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Nunavut Day: History and Significance of the day

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Nunavut Day is a local holiday observed every year on July 9 in the Nunavut Territory in Canada. On this date, the culture and history of Nunavut are praised. Nunavut Day honors the passing of two Nunavut acts.

Nunavut Day: History and Significance

On July 9, 1993, after the death of the 1982 plebiscite on the question of the division of the Northwest Territories, the Parliament of Canada passed the Nunavut Act, setting up the territory of Nunavut, to come into activity soon.

On April 1, 1999, Nunavut became a lawfully particular region from the Northwest Territories, appearing as a region on this date. The next year, in 2000, ‘Nunavut Day’ was praised on April 1.

In any case, it was felt that the 1993 Nunavut Land Claims Agreement had more prominent significance to the individuals of Nunavut, so the holiday was moved to July 9 the next year.

The territory of Nunavut is the biggest in the territory and the second-least populated of Canada’s territories and regions.

Including a large portion of the Canadian Arctic Archipelago, around one-fifth of the total landmass of Canada, Nunavut is the size of Western Europe. Nunavut signifies “our land” in the local language Inuktitut (the mother language of 70% of Nunavummiut), with Inuits containing most of Nunavut’s populace (around 36,000).

Until 1999, the area was a part of Canada’s Northwest Territories. Isolating out an region for the Inuits had been talked about since the 1950s, however, the procedure had slowed down until votes on a division in 1982 and ratified by a referendum in 1993, prompted the Canadian government passing the Nunavut Land Claims Agreement Act and the Nunavut Act on July 9th, 1993, which built up the borders of Nunavut.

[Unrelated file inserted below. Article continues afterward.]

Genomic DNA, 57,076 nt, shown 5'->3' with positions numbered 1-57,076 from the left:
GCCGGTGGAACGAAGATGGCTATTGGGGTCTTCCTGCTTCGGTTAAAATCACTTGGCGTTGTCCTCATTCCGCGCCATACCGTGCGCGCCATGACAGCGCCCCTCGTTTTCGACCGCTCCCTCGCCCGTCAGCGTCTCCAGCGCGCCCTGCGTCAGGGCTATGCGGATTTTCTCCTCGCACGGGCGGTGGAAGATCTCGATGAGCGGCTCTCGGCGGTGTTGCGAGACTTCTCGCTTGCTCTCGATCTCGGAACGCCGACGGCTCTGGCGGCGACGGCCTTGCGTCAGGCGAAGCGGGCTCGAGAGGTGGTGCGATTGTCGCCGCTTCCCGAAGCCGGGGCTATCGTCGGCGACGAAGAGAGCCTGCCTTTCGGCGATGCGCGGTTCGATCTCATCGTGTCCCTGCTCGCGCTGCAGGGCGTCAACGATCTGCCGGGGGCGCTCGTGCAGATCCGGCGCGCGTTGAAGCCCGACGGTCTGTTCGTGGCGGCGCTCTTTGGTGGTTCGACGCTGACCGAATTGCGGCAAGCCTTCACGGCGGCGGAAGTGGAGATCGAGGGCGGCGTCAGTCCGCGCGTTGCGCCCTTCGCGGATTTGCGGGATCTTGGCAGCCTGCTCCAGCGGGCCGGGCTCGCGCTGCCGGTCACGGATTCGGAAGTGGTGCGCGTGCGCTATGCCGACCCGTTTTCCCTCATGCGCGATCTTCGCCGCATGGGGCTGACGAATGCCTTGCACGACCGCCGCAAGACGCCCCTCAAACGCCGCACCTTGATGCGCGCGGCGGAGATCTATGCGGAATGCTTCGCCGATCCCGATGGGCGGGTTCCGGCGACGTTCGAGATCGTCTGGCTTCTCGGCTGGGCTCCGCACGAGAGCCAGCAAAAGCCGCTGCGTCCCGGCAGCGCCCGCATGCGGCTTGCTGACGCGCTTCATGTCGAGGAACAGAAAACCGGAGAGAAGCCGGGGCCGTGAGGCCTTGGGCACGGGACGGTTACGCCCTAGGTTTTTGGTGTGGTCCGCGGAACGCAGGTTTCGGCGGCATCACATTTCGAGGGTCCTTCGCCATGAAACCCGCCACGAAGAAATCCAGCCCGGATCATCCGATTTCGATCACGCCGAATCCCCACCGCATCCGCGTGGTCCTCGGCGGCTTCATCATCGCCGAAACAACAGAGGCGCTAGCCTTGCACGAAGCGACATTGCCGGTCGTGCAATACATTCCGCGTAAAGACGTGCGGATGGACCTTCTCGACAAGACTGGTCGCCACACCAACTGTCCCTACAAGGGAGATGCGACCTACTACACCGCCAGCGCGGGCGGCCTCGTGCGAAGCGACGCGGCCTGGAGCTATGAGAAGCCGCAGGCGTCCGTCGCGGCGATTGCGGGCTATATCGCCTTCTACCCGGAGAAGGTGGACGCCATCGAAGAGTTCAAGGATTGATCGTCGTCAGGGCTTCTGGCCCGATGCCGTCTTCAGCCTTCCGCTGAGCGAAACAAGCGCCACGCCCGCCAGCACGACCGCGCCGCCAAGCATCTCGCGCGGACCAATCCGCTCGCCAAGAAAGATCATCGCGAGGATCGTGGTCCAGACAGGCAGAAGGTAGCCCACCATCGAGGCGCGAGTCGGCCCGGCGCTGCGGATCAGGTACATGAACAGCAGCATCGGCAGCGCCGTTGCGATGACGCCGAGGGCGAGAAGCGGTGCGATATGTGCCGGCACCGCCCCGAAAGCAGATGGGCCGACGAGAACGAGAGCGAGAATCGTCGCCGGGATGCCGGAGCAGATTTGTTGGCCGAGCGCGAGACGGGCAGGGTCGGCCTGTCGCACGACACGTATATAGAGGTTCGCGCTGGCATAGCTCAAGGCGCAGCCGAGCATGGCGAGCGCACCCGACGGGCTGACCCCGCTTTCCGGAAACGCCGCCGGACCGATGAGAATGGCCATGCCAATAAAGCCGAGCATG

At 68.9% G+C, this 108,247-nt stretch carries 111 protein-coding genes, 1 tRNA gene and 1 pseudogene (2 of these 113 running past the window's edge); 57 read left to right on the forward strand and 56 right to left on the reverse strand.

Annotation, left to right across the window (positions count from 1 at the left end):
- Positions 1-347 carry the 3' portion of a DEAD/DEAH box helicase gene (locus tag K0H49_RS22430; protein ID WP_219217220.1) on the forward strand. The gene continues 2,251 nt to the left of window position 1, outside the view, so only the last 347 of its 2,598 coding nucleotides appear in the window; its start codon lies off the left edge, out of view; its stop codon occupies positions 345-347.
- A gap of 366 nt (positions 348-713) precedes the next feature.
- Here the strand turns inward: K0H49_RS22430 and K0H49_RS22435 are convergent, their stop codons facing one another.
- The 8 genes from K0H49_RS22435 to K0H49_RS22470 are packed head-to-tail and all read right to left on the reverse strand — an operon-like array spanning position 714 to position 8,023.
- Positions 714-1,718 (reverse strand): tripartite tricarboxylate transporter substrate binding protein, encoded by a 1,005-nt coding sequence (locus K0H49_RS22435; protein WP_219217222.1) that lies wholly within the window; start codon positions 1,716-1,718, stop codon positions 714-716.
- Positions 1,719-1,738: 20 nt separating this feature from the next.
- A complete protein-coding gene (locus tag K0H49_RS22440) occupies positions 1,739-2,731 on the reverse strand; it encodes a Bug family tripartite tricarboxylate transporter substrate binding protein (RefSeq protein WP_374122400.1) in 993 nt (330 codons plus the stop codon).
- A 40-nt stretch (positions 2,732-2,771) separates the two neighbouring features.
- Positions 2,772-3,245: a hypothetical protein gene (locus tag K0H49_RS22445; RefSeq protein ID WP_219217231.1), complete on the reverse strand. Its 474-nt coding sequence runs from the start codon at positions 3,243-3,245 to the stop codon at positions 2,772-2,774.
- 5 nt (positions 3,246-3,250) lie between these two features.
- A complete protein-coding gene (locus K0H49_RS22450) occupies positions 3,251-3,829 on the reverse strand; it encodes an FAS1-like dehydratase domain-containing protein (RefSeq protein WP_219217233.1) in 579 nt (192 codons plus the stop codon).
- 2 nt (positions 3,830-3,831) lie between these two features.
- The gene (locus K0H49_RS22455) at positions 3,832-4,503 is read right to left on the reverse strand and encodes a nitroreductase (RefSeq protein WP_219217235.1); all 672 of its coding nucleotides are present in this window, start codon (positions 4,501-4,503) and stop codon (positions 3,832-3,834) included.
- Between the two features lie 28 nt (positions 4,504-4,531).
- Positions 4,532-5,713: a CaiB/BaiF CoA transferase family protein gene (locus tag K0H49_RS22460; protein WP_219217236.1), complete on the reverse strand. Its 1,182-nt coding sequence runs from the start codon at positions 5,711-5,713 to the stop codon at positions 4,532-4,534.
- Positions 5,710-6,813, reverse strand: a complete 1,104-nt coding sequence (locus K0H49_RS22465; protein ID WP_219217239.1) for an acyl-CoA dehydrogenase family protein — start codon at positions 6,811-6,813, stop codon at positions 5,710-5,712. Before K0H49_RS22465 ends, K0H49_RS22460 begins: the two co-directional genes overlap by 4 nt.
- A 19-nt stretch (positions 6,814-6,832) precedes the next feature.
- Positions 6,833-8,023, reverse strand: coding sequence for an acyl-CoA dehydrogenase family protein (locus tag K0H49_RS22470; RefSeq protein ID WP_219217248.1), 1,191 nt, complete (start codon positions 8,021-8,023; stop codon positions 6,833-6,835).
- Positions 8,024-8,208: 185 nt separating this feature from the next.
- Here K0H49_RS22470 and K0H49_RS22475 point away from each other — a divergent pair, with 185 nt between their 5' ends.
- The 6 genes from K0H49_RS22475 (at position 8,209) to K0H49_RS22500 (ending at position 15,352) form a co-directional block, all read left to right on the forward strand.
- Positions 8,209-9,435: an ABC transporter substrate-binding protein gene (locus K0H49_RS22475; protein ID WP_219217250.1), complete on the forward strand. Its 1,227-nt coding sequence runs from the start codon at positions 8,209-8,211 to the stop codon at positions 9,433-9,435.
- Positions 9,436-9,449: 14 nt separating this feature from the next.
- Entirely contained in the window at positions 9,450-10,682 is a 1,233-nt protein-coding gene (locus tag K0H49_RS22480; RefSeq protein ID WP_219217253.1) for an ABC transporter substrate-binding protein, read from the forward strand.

The official division from the Northwest Territories occurred on April 1st, 1999.

On April 1, 1999, Nunavut formally split from the Northwest Territories and this date and its anniversary in 2000 got known as Nunavut Day. Notwithstanding, April 1 didn’t have any genuine significance for the individuals of Nunavut. Nunavut Day celebrations were moved to July 9 in 2001 and have stayed on that date from that point forward.

In November 2019, Nunavut Day was made a statutory holiday when individuals from Nunavut’s legislative assembly voted to pass Bill 29, An Act to alter the Labor Standards Act and the Interpretation Act in Respect to Nunavut Day, through third reading in the legislature.

Before that point, Nunavut Day was a holiday under the Public Service Act, which implies the holiday just applied to the Government of Nunavut workers.

The holiday doesn’t have any significant bearing to government representatives who live and work in Nunavut. Workers of the Government of Canada and different employees in Federally Regulated Industries, for example, banks and airlines are dependent upon the Federal Holidays Act and the Canada Labor Code concerning holidays, which does include Nunavut Day.

Nunavut Day observes Nunavut as a distinct and exceptional territory in Canada. Consistently, Nunavummiut mark and celebrate the coming into force of the 1993 Nunavut Land Claims Agreement Act, one of the key steps in the production of Nunavut.

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Rob Harris is a lawyer by profession. But his hobby is writing that’s why he writes news, blogs and books side by side. He is known to not only write articles on law but also politics. He has a collection of poems and articles that he had written. So he provides news on Time Bulletin.